It’s been a mixed week for CD Projekt Red, all told. Following excitement over the revelation that Keanu Reeves will play Johnny Silverhand in Cyberpunk 2077, the studio was criticised when a sexualised image of a transgender person surfaced in the game. Since then, CDPR has said it would like to widen your gender choices in the game’s character creator.
In an interview with Gamasutra at E3 2019, quest director Mateusz Tomaszkiewicz said that “one of the things we want to do in the final game is to give players as many options of customisation in the beginning of the game as we can”. He went on to state that “we want to do this thing where, as you create your character, after you choose the body type, you can, for example, use physical traits as you build your face that could be assigned to a man or a woman”.
It’s worth remembering that gender fluidity in Cyberpunk’s character creation has surfaced before. After last year’s E3 demo, quest designer Patrick Mills told Vice that “it’s too early to say” whether CDPR would offer more than binary male or female gender choices, “but it’s definitely something we’ve looked at.”
Tomaszkiewicz’s language suggests that gender fluid options are still an aspiration for the team, rather than a reality. However, if such features do make it into the final game, they won’t just include your appearance. Tomaszkiewicz mentions later in the chat that you could be able to choose the voice you want as well as your body, regardless of gender: “The idea is to mix all of those up,” he says.
Whether or not this allays concern over the Cyberpunk 2077 trans poster, it remains to be seen how deep the options CDPR will give us are – and they will certainly be assessed much more carefully in light of the controversy.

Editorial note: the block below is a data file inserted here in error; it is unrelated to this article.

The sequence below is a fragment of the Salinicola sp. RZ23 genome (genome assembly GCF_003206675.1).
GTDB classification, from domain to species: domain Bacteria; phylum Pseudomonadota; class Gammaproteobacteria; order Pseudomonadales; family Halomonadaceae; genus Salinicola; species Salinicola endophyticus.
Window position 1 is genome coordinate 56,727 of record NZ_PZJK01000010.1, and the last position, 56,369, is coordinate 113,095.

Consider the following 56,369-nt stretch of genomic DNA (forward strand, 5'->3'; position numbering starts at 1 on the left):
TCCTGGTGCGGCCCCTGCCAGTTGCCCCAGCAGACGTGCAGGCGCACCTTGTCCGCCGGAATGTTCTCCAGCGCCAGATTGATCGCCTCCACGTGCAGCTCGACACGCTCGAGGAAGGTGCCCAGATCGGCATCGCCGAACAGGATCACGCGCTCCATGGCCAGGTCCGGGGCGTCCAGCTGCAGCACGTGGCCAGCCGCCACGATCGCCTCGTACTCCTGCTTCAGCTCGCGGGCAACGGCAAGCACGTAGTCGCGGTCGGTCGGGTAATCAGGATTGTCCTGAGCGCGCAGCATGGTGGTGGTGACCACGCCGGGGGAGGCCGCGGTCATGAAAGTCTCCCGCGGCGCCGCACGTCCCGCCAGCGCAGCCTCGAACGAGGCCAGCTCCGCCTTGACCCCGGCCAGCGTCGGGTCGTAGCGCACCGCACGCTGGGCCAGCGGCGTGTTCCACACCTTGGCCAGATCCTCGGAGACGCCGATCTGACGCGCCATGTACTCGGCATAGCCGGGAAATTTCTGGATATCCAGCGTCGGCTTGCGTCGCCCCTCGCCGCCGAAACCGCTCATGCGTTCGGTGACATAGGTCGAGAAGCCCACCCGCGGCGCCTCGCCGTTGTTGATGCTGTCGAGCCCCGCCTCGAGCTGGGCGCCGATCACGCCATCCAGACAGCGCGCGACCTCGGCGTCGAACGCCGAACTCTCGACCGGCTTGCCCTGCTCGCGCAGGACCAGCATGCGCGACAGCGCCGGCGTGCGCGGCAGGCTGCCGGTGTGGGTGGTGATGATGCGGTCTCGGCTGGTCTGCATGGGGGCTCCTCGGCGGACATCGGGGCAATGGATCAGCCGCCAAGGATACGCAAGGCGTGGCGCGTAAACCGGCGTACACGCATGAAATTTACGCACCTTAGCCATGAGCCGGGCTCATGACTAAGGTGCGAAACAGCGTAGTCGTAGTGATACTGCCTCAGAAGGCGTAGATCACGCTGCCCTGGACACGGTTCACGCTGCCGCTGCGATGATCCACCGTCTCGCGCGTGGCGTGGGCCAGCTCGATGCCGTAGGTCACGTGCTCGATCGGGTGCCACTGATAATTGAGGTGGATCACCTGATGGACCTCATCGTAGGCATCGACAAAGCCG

The poster, present at demos of the game to E3 attendees and as part of a Cyberpunk 2077 ray tracing trailer, is a corporate advertisement for a fictional drink. The caption ‘mix it up’ is printed alongside a woman with the exaggerated outline of a penis beneath a skin-tight suit. The designer of the poster, art director Kasia Redesiuk, spoke to Polygon about it, claiming that the intended subtext is that, by opposing the megacorps responsible for such exploitative advertising, this “is what you’re fighting against” in the game.
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Either way, there’s nothing definite about transgender character options in Cyberpunk 2077; from Tomaszkiewicz’s words, it sounds like it’s a goal that’s being worked towards, rather than something concrete. But perhaps this controversy might nudge CDPR into action ahead of the Cyberpunk 2077 release date, where last year its position was less committed.